I have written a series of posts on the different kinds of economies, and the actions one takes to participate in those economies. I previously suggested that "it seems to me that when we confuse these orders and the actions appropriate to them, we may in fact be acting unethically." Given my distinctions above, I would now reword it to state that one would be acting immorally. This would make sense if morality is based on action.
The different economies each have different actions associated with them.
Consider the following scenarios.
If you apply market action (mutual exchange) to:
the political economy, you are bribing
the gift economy, you are buying the scientific or artistic outcome you want, regardless of its truth, goodness, or beauty
the divine economy, you are scamming people
If you apply political action (master-slave) to:
the market economy, you are stealing
the gift economy, you are censoring to prevent the discovery of truth, goodness, or beauty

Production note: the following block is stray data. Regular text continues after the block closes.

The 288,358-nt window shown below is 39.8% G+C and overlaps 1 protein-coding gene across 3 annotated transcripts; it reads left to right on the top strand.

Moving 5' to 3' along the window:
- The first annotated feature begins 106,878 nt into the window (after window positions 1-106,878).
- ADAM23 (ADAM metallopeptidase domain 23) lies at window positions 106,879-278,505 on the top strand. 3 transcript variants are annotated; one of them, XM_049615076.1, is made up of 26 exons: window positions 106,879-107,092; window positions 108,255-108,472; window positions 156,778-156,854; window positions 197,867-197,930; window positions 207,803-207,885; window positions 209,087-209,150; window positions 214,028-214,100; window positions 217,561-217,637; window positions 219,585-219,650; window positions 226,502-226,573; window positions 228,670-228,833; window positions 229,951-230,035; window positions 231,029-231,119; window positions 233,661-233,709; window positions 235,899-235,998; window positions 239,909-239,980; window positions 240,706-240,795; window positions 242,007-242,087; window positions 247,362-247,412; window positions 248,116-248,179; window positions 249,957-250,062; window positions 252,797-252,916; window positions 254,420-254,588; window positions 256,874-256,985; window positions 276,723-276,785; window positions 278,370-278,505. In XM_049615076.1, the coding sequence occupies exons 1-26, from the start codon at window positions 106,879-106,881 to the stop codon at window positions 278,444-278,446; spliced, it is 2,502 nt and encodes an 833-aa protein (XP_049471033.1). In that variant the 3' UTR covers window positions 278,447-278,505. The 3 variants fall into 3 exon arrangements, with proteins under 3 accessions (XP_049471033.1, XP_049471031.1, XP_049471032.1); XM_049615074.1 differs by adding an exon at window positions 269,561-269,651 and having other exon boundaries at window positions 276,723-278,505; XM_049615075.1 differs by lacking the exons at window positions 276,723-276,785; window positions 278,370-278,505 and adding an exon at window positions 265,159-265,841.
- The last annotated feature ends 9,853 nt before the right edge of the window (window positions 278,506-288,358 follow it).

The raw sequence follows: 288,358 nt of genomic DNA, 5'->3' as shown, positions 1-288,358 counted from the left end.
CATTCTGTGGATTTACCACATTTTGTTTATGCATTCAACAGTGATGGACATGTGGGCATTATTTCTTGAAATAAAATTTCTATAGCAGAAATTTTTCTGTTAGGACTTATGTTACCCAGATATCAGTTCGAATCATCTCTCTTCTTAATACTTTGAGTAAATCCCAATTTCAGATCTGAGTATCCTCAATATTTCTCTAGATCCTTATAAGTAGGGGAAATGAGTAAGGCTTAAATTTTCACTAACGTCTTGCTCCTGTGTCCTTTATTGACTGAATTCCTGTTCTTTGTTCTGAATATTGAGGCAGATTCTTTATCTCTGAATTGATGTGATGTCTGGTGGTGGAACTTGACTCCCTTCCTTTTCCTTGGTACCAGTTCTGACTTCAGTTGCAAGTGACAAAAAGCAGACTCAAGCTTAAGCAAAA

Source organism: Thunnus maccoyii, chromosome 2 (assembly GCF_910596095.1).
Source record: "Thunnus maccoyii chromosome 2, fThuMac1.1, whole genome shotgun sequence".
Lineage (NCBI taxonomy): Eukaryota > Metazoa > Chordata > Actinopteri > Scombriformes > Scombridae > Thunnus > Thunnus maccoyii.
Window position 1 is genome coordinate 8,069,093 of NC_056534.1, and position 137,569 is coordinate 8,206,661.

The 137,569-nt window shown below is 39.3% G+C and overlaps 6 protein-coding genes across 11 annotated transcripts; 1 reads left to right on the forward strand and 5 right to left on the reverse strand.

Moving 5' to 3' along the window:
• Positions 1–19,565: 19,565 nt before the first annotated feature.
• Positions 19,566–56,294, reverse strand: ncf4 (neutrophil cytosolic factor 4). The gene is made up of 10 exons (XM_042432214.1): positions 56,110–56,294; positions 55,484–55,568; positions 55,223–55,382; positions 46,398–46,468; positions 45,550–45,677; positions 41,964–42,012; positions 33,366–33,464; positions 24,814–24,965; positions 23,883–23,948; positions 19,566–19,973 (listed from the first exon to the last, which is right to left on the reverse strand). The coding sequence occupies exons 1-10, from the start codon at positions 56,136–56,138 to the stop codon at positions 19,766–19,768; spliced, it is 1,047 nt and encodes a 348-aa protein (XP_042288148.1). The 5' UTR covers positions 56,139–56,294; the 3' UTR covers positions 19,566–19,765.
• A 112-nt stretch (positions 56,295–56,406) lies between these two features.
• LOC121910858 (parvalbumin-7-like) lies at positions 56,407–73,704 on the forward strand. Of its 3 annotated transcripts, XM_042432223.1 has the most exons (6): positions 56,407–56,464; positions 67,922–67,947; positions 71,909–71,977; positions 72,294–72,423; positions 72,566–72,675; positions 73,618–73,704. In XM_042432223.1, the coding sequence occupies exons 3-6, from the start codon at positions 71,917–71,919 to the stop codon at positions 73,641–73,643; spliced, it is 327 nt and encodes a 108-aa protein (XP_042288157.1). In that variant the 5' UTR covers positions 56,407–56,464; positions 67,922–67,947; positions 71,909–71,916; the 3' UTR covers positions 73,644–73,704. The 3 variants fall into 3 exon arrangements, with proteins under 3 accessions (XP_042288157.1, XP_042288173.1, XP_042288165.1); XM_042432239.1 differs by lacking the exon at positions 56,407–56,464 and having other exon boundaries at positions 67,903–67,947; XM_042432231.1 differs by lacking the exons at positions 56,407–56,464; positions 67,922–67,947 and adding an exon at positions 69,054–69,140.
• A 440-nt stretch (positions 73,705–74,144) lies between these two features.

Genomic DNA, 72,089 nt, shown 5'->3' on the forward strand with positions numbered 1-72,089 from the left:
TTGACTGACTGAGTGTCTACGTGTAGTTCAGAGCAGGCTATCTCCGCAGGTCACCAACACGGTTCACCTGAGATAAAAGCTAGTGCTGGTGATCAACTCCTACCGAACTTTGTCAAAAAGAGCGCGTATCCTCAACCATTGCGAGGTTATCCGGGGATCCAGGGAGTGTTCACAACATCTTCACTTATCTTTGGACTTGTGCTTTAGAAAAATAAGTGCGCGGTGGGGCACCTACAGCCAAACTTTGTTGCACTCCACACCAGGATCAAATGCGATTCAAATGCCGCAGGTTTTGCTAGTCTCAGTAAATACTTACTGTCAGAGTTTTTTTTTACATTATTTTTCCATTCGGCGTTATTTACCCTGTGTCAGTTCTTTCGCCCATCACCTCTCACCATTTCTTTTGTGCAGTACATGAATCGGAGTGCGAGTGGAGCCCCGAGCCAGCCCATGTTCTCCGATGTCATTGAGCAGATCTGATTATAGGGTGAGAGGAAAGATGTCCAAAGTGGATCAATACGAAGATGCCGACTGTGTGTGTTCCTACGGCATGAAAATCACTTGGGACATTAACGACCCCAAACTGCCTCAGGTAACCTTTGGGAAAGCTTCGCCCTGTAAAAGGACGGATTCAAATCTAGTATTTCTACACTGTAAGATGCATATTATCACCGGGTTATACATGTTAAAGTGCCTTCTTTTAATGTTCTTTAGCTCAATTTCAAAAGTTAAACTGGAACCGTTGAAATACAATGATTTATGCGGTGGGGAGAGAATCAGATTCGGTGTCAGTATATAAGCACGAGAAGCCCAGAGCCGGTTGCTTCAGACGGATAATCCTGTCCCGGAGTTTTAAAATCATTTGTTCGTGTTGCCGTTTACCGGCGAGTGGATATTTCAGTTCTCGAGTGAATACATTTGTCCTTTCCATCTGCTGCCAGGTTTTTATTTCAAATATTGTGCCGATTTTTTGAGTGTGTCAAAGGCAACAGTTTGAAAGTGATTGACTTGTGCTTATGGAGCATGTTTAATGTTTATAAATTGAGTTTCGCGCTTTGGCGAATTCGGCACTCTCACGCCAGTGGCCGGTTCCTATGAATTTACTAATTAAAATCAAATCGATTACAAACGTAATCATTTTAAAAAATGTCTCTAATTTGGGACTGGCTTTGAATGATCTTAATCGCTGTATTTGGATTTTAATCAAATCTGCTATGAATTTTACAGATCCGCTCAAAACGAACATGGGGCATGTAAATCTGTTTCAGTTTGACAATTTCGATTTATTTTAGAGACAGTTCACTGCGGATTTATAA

the divine economy, you are imposing your morals/values
If you apply gift action (love of others) to:
the market economy, you actually place your business in danger of losing profit and, thus, of shutting down and losing people their jobs (this is the situation Milton Friedman famously described when asked if corporations should behave altruistically, and he argued that if they did so, they would be acting unethically)
the political economy, you get the welfare state or socialism
the divine economy, you get outright destruction of the divine economy, or nihilism
If you apply divine action (sacrifice) to:
the market economy, you undermine the profits necessary for your business to survive (similarly to if you try to apply the gift economy to the market economy)
the political economy, you get theocracy
the gift economy, you get self-censorship (of science, one's art, etc.) to avoid offense
This list is a first approximation of the moral issues at play in confusing one's actions and one's economies. Note that it is really the misapplication of the gift economy to the others that creates the problems we see today. This is a surprising outcome, unless one realized the gift economy is the latest one to emerge. It may be that, in its birthing process, a new economy gets overapplied in its actions and values to the other economies.
As I said, this is a first approximation. I am certainly open to suggestions, modifications, etc. This is an idea I am thinking through, and revisions are expected and necessary. So please, critique, comment, suggest!